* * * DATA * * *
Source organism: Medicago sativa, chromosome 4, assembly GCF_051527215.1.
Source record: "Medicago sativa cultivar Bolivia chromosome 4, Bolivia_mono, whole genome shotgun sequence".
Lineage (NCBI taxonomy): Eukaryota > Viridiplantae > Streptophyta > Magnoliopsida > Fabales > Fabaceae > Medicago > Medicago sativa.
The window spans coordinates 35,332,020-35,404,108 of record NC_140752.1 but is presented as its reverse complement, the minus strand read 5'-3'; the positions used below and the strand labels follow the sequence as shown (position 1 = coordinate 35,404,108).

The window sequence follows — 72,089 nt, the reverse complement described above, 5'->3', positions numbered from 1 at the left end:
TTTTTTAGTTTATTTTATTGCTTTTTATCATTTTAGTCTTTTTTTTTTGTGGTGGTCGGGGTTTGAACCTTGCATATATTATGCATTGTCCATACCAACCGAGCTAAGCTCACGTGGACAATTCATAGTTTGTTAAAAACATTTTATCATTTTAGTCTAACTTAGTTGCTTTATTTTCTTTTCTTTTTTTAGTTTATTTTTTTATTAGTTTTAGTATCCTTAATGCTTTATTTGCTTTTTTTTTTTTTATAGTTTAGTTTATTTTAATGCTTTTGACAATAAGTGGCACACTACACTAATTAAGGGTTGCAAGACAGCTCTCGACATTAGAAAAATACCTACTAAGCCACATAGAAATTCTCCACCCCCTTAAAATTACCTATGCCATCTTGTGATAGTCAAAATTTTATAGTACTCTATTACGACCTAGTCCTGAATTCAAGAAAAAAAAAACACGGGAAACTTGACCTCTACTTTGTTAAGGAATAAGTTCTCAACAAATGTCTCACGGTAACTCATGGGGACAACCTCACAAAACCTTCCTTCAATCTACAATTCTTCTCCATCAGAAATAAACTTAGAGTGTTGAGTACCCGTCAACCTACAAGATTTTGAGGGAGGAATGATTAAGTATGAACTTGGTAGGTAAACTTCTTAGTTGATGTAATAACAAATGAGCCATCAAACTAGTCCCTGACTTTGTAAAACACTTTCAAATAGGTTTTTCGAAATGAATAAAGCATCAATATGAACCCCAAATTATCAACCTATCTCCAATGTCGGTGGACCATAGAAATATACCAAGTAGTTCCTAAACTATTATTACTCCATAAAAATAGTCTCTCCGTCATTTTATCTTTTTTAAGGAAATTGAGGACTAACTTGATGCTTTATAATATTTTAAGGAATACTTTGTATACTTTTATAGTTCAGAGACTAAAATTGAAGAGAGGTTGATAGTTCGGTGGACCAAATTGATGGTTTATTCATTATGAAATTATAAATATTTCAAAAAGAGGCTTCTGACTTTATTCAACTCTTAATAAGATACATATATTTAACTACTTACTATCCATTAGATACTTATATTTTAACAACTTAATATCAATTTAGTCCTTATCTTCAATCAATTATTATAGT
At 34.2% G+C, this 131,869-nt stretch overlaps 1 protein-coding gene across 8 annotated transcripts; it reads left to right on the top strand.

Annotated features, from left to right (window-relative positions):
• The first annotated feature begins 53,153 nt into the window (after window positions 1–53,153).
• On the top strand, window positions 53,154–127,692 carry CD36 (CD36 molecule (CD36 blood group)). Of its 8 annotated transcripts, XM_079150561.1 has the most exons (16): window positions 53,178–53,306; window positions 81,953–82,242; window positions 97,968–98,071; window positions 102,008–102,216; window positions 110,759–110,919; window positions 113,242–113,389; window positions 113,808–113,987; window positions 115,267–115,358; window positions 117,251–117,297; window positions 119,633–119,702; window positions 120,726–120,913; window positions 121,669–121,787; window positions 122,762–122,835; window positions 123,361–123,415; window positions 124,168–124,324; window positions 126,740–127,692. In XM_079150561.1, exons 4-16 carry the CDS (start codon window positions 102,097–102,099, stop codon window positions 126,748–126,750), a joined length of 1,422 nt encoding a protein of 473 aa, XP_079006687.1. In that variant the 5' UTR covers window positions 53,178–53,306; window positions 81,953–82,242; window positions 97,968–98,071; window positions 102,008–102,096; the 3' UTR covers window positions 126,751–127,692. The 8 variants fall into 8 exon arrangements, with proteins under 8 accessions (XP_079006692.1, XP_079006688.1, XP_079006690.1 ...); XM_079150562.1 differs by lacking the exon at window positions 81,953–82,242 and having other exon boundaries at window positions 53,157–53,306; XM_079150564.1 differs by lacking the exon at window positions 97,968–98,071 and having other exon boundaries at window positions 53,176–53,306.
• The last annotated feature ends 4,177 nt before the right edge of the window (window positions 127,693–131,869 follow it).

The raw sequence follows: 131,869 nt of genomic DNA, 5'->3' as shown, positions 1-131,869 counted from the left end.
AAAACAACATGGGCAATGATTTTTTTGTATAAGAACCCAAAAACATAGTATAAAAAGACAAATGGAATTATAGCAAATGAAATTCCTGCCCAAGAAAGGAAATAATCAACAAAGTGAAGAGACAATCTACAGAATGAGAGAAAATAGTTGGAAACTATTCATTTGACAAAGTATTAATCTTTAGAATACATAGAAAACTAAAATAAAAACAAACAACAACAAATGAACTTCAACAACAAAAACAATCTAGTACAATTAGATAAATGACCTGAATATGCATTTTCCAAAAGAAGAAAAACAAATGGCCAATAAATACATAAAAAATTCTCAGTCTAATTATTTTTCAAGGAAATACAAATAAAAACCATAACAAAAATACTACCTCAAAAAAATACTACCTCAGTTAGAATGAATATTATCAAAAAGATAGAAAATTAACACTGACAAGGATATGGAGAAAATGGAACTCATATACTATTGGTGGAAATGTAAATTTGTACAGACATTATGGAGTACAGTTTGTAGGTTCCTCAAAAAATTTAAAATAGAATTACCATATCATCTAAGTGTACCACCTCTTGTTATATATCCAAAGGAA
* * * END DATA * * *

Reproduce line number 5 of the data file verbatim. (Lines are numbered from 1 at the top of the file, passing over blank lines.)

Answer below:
The window sequence follows — 72,089 nt, the reverse complement described above, 5'->3', positions numbered from 1 at the left end: